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Working remotely? The risks of RDP


Working Remotely?

What happens when you’re too sick to be in the office or you’re traveling? For small business owners, the work doesn’t stop when the flu strikes or when it’s time to be on the road a while. But how do you access all your work files, software, server, and client data when you’re in a different location so that you can “be at work” without being at work? You could use the built-in RDP (Remote Desktop Protocol) software that comes with your Windows device, if you don’t mind the very real possibility of the connection being open and exposed to a data breach. Or, if you prefer a safer option, you could use a VPN (Virtual Private Network).

At Cyber Solutions, we like to err on the side of caution and strongly suggest that if a connection needs to be made from outside the network, such as when you’re working from home or some other location, then use a VPN. Using RDP can be a fine and powerful solution to use when connecting machines within a network, but never from the outside. So, if you’re looking to connect machines within your network, RDP may be the way to go. But, if you’re looking to connect from the outside, when you are going outside your firewall and using the internet in the outside world, that’s when it gets really risky and you need to stay away from RDP and make sure the default RDP port stays closed.

What is a VPN?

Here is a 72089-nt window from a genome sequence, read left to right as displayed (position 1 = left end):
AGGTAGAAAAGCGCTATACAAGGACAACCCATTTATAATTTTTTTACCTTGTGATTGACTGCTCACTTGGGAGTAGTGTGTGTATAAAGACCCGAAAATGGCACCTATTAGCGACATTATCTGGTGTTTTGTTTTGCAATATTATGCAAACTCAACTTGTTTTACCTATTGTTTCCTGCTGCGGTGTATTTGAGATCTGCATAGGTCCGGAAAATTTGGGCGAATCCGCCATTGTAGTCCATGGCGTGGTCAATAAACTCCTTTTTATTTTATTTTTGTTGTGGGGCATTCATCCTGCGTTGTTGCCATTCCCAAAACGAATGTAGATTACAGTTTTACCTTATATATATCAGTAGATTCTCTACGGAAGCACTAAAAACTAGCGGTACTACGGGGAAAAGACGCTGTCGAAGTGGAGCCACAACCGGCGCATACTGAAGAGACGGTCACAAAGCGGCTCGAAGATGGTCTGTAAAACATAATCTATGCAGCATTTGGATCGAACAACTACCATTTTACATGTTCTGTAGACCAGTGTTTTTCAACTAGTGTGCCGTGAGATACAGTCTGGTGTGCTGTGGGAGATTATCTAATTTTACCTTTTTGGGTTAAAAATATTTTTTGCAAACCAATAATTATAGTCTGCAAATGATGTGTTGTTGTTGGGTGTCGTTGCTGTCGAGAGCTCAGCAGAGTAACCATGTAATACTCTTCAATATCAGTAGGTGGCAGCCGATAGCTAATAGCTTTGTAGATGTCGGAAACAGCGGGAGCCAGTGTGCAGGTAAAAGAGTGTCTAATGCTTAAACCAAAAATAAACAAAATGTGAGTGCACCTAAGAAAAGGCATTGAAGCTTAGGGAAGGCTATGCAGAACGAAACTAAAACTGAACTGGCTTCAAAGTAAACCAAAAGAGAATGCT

VPN is like an encrypted tunnel that relies on network credentials. It’s about as secure as you can get if you can’t be in the office.

Why shouldn’t I use RDP to connect to my office computer?

Great question! The answer is simple actually and that’s why it’s so risky. Simply put, Microsoft created the RDP port to always be the same, so it’s super easy to use. Which is great for you… the good guy. But also great for the hacker looking to score access to your precious server data and maybe make a few bucks by selling access to your data in a criminal marketplace. Hackers know that they can make bank by selling access to a prime server in a great location, depending on what software you’re running, and a few other determinants. So, medical, legal, or tax businesses would likely be pretty good targets since they’d probably earn the hacker a nice little sum of money in the criminal world. And if a target doesn’t sell, the hacker can always install malware on your server, in the meantime, in an effort to perform a little bit of identity theft on the side.

But how do they get in?

Another great question! With a simple port scan, anyone can find out who has an open RDP port. Free RDP scanning software looks for open ports. Once an open port is identified, it’s only a matter of time. It’s like leaving your garage door open at night, but locking the backdoor using a password. Then the question becomes, how easy is it to guess a password? It’s surprisingly simple. Often people have an admin account called Admin, and a password called password or Admin. And, if it’s not that simple, there are programs that run password algorithms pretty quickly these days. So, with enough computing power, a hacker could be in your system in just a few hours. Hackers also find built in user accounts that are left active and then they brute force the password, which really just means that they use trial and error. That, along with an absence of group policy, almost ensures a breach. Scott Peterson, Service and Security Compliance Manager at Cyber Solutions says, “It’s disgusting how easy it really is. And, it doesn’t take someone who is very skilled to do it. That’s the sad part.”

If working from home or while on the road is something you’re considering for your business, give us a call at Cyber Solutions. We’ll help you set up a VPN, with security measures in place, to keep you as secure as possible. With Cyber Solutions, we’ll help build your virtual tunnel, encrypt the tunnel traffic, and put guards in place at both ends.


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